"If your market changes then you go with them," says Jeal. "The women's magazine market is enormous these days, and you're competing for a potentially huge number of people, so consequently you have to try and broaden your values, which is what I did with Elle. People also expect a lot more from magazines today, and we have had to become more varied. We've also tried to make the fashion a little more accessible; the fashion in Elle is still incredibly hip, but it's not off-putting. All the old dictates have gone. What we do is pick out the best clothes from all available markets whether it's a Chanel jacket or a Jigsaw dress and to show all of them in the same way, with the same models and the same photographers. The elitism has gone fashion is much more democratic now."

"It's obviously a different magazine now, but it's had to change because the times have," says Sally Brampton. "We were so full of confidence in those days because we were living in very confident times. We were very bossy, and almost ran down the street dragging our readers with us. The mood today is a lot fuzzier, and the magazine has had to reflect women's changing aspirations."

But just how different is it? It's true that the magazine is a little younger, a little brasher, and perhaps a little less sophisticated than it used to be. But then you could say that about any glossy magazine on the news-stands at the moment; market forces are such that magazines from Harper's & Queen and Tatler to Cosmopolitan and Sky have been forced to re-address their target audiences, and push themselves downmarket using tried and tested tabloid tricks in the hope of holding their ground. There are a lot of young readers out there, and publishing houses cannot afford to be left on the shelf by ignoring them.

"Circulation is at its highest for five years and among advertisers confidence is very high," says Andrew Sherman. "Elle has moved with the times, and seems to deal efficiently with the issues which affect women today. And it's a lot less guilty of pandering to its audience than the competition."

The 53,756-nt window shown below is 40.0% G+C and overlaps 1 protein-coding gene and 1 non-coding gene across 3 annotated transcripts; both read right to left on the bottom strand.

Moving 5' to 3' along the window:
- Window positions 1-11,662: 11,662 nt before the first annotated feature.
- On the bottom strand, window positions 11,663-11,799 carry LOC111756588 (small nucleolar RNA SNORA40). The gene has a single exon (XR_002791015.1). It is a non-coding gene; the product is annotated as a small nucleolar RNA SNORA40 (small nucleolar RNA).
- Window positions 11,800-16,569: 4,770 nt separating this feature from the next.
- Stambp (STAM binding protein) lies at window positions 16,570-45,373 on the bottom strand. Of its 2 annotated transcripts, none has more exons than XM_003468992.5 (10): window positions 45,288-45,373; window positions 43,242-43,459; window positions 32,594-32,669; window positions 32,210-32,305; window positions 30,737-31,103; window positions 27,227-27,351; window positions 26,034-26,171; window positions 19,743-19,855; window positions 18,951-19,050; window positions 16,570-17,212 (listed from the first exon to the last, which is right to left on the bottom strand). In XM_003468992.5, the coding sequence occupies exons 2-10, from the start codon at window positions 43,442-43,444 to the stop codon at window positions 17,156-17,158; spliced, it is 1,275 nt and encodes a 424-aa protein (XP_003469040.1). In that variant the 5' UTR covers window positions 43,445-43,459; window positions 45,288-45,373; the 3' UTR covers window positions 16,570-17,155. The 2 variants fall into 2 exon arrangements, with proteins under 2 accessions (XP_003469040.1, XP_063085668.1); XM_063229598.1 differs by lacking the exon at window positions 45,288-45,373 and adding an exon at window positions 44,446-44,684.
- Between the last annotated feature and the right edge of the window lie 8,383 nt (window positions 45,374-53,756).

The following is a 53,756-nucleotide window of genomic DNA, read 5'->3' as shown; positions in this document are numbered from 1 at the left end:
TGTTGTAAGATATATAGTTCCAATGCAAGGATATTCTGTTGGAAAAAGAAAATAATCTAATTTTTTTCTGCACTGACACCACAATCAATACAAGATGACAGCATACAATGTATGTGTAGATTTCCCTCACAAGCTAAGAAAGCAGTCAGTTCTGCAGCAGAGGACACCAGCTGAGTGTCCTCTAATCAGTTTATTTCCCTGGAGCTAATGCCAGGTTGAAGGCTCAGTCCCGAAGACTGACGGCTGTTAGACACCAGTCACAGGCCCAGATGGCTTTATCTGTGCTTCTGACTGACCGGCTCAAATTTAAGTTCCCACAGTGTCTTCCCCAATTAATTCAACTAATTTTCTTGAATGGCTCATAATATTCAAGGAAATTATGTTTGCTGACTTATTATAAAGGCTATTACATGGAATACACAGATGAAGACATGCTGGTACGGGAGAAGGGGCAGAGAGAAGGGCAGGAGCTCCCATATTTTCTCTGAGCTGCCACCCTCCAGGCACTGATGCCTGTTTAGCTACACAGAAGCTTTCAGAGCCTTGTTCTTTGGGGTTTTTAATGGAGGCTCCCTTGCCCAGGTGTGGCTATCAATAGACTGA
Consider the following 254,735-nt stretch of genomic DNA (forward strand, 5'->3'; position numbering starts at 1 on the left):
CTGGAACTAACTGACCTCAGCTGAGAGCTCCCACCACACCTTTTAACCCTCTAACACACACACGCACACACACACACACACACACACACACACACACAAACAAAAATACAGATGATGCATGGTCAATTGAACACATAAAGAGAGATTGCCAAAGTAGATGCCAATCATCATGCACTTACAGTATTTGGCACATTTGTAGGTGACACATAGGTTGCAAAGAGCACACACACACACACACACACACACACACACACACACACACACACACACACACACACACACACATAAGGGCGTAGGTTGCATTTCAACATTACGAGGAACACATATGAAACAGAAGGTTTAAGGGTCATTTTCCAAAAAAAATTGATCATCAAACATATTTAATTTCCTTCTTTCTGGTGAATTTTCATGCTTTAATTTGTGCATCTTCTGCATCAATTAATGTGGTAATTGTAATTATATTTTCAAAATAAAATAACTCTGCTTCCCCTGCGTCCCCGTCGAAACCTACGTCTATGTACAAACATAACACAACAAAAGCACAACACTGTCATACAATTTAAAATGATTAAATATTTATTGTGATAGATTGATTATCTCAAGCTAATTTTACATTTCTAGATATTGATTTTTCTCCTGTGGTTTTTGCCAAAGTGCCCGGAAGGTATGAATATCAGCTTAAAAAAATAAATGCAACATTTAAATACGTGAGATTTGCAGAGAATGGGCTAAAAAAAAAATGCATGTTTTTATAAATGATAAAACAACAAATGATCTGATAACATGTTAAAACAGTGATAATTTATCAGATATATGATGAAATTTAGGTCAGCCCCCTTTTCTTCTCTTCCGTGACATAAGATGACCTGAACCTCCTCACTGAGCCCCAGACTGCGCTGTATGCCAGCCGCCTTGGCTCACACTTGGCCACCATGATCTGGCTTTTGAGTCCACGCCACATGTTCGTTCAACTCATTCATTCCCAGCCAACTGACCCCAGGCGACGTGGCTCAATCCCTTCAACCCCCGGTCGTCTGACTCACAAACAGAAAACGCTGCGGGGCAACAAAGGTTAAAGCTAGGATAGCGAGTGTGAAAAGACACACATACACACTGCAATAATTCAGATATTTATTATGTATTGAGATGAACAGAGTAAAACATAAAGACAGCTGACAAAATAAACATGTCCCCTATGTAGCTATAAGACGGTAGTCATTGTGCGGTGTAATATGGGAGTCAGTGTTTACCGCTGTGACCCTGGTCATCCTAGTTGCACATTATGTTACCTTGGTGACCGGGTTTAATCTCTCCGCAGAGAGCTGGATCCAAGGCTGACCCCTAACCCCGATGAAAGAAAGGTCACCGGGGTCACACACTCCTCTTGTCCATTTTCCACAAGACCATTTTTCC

These days Elle might not contain so many features about polenta and Mies Van Der Rohe chairs as it once did, but the magazine is still as fashionable as ever. Its fashion pages are crisp and to the point; the photography still cutting-edge. It is firmly dedicated to reportage, and still blasts out the odd polemic. And, unlike a lot of its competitors, it hasn't resorted to endless pieces about multiple orgasms, cunnilingus or tantric sex. What Elle has in abundance is spunk. Its 10th anniversary issue, as well as being a retrospective, is also a statement of intent for the magazine's future. Much like the woman who reads it, Elle never seems backward about coming forward.''' 8

FASHION HITS OF THE DECADE

1985'Black leggings

1986'Black Azzedine Alaia skintight dress

1987'Shoulder-padded power suit

1988'Romeo Gigli wrap-over tops

1989'Fake Chanel jackets

1990'Pucci-look shirt and leggings

1991'Long bias cut skirts

1992'High-street floral slip dresses

1993'Grungy kids' T-shirts

1994'Prada short black shiny belted mac

1995'Pencil skirt

FASHION MISSES OF THE DECADE

1985'Silk shirts with back tail

1986'Puffball skirts

1987'Stonewashed ripped jeans

1988'Wide pants worn with court shoes

1989'Lycra cycling shorts for work

1990'High-heeled plimsolls

1991'Trainers with matching shellsuit

1992'Frayed seams

1993'Sneakers with designer suits

1994'White ankle socks with bar shoes

1995'Blue nail varnish

Arts and Entertainment
A scene from Shakespeare in Love at the Noel Coward Theatre
theatreReview: Shakespeare in Love has moments of sheer stage poetry mixed with effervescent fun
Arts and Entertainment
Dwayne 'The Rock' Johnson stars in Hercules

film
Arts and Entertainment
Standing the test of time: Michael J Fox and Christopher Lloyd in 'Back to the Future'

film
Arts and Entertainment
<p><strong>2008</strong></p>
<p>Troubled actor Robert Downey Jr cements his comeback from drug problems by bagging the lead role in Iron Man. Two further films follow</p>

film
PROMOTED VIDEO
Arts and Entertainment

theatre
Arts and Entertainment
Tycoons' text: Warren Buffett and Bill Gates both cite John Brookes' 'Business Adventures' as their favourite book

books
Have you tried new the Independent Digital Edition apps?
Arts and Entertainment
Panic! In The Disco's Brendon Urie performs on stage

music
Arts and Entertainment

film
Arts and Entertainment
Keira Knightley and Benedict Cumberbatch star in the Alan Turing biopic The Imitation Game

film
Arts and Entertainment

TV
Arts and Entertainment
Radio 4's Today programme host Evan Davis has been announced as the new face of Newsnight

TV
Arts and Entertainment
Pharrell Williams performing on the Main Stage at the Wireless Festival in Finsbury Park, north London

music
Arts and Entertainment
Carrie Mathison returns to the field in the fourth season of Showtime's Homeland

TV
Arts and Entertainment
Crowds soak up the atmosphere at Latitude Festival

music
Arts and Entertainment
Meyne Wyatt and Caren Pistorus arrive for the AACTA Aawrds in Sydney, Australia

TV
Arts and Entertainment